• This same year, B.F. Skinner released Beyond Freedom and Dignity. That would be a great title for an O’Connor biography.

• Clark Ashton Smith released a book of poetry. This has nothing at all to do with O’Connor or her work. Just weird. Who would want to read his poetry?








[1] Read her letters if you have any doubts. Yowza.


Best short stories ever written, and when Simone can read them

18 Jun

Quick: think about the best short stories you’ve ever read.

I went to a teaching conference last year where a speaker named Alfred Tatum explained his method of using literature as therapy. What he does is this: he asks students—usually inner city males—to write down all of the important stories, novels, poems and movies that have shaped them. He would then teach a number of stories and novels that he felt spoke to the urban male’s experiences. And he claimed anyway that the males he taught came out of his class better writers and better people. This moved me, so I spent the rest of the lecture writing down every novel, short story, and non-fiction book that matters to me.

These are the stories I hope to share with Simone, although that’s probably a few months away. I’ve forgone the usual summary/response/reflection to let these stand alone, instead opting for the age when I think she’ll understand them. If you have any stories you think need to be added, drop me a line.

“Holy Quarrel” by Philip K. Dick (artificial intelligence gone awry; age 6)

“Faith of Our Fathers” by Philip K. Dick (amnesis and the discovery of awful reality of life, and perfect encapsulation of everything that makes PKD so great; age 7)

“In the Park” by Herbert Huncke (young boy loses innocence; age 50)

“The Killers” by Ernest Hemingway (Hemingway’s one shot at a crime story; age 10)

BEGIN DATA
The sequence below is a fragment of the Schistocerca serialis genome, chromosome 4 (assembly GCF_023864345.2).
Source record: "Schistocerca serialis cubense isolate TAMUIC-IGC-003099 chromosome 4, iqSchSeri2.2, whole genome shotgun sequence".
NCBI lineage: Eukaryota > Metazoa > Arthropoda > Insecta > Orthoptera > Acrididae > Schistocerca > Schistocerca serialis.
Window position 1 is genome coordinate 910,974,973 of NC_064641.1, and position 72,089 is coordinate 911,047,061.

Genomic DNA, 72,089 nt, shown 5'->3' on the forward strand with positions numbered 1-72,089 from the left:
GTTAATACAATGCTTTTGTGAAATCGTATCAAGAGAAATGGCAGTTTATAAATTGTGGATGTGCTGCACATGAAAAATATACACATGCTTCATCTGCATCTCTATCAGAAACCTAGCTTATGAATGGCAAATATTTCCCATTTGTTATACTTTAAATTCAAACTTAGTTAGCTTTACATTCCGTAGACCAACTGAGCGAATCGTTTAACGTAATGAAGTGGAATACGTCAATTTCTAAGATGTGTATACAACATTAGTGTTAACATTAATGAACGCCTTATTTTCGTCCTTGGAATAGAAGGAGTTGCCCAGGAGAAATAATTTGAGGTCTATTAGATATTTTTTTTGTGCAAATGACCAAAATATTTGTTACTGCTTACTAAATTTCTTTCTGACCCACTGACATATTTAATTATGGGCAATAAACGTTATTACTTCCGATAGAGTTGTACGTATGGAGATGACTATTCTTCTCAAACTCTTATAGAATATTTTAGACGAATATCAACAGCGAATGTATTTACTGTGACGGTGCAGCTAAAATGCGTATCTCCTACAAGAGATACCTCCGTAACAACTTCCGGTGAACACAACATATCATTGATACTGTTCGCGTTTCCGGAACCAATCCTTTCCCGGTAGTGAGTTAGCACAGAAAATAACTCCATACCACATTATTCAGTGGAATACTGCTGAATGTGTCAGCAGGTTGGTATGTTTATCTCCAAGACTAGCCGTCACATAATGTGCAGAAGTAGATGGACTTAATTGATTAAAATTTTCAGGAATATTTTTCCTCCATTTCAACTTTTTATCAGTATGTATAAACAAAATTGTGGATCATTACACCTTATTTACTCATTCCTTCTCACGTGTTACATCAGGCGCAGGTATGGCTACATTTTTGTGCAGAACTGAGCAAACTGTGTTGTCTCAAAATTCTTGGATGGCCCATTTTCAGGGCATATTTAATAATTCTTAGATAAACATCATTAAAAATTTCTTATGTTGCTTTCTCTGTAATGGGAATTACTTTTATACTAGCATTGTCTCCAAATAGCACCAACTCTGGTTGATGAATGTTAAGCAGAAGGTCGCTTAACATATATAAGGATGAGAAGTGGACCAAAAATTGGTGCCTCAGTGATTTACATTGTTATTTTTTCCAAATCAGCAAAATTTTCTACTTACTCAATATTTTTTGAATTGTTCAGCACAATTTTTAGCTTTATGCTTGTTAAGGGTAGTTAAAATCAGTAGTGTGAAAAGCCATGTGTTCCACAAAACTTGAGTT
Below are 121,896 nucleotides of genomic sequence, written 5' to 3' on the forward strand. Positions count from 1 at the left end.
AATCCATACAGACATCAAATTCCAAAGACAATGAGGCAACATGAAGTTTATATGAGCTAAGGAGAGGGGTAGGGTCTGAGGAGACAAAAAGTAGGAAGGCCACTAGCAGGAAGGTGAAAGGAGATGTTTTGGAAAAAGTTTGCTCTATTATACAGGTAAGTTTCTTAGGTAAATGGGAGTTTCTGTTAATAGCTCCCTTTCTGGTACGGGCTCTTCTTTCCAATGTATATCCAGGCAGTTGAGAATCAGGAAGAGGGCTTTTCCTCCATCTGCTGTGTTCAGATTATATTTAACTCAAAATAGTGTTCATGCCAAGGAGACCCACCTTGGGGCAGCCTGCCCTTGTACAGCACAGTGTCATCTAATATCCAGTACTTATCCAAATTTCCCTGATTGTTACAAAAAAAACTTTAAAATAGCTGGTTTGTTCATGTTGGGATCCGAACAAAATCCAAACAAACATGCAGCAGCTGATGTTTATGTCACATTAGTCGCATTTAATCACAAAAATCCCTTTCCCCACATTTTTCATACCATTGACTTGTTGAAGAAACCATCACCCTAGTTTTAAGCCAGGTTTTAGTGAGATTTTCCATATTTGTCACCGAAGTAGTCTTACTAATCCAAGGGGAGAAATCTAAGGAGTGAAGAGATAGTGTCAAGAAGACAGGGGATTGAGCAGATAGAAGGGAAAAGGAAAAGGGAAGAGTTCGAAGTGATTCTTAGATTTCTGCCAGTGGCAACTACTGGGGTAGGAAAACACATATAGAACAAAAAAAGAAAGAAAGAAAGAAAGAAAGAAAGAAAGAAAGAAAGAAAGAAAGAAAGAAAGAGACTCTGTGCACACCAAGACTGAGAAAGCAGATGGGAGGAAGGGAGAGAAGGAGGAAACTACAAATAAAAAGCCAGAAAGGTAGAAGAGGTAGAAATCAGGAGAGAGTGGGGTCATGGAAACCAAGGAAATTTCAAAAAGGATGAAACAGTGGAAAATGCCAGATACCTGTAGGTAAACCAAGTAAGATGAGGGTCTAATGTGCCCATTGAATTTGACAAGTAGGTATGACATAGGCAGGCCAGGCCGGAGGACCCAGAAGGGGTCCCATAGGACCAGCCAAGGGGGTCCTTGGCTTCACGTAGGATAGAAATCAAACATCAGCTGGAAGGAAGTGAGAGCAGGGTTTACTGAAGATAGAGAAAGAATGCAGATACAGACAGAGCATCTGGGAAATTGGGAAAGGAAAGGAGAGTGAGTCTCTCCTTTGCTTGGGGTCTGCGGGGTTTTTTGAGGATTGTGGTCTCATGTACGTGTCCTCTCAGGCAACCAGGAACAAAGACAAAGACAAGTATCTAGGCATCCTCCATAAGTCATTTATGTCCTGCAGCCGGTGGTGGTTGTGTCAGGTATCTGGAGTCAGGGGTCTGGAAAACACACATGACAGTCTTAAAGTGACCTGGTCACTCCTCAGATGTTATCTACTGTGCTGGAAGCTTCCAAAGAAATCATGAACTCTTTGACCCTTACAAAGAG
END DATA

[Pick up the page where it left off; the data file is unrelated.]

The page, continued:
“A Good Man is Hard To Find” by Flannery O’Connor (Best short story ever; age 3)

“Good Country People” by Flannery O’Connor (philosophy of nothingness; age 4)

“Masque of the Red Death” by Edgar Allen Poe (carnival in face of apocalypse; age 12)

“Two Fragments: Saturday and Sunday, March 199-“ by Ian McEwan (disturbing exploration of dystopian weirdness; age 13)

“The Universe in Miniature in Miniature” by Patrick Somerville (wacky tale of graduate students studying dada style nonsense; age 15)

“The King In Yellow” by Robert Chambers (early horror about a book that will drive you mad; age 16)

“The Immortal” by Jorge Luis Borges (Memory, time, identity loops, Borges; age 18)

“Last Evenings on Earth” by Roberto Bolaño (A boy sees the complexity of his father; age 2)

“Delicate Prey” by Paul Bowles (Ghastly revenge tale in the Sahara; age 30)

“Dragged Fighting From His Tomb” by Barry Hannah (Offbeat story of Civil War with my favorite line of all time: “Tell me the most exquisite truths you know”; age 15)

“Best New Horror” by Joe Hill (Story of a editor of horror anthologies who falls into the plot of a horror story; never quite shook it; age 45)

“Barn Burning” by William Faulkner (Studied it in college, never shook it, hard-nosed father seeks constant revenge; age 11)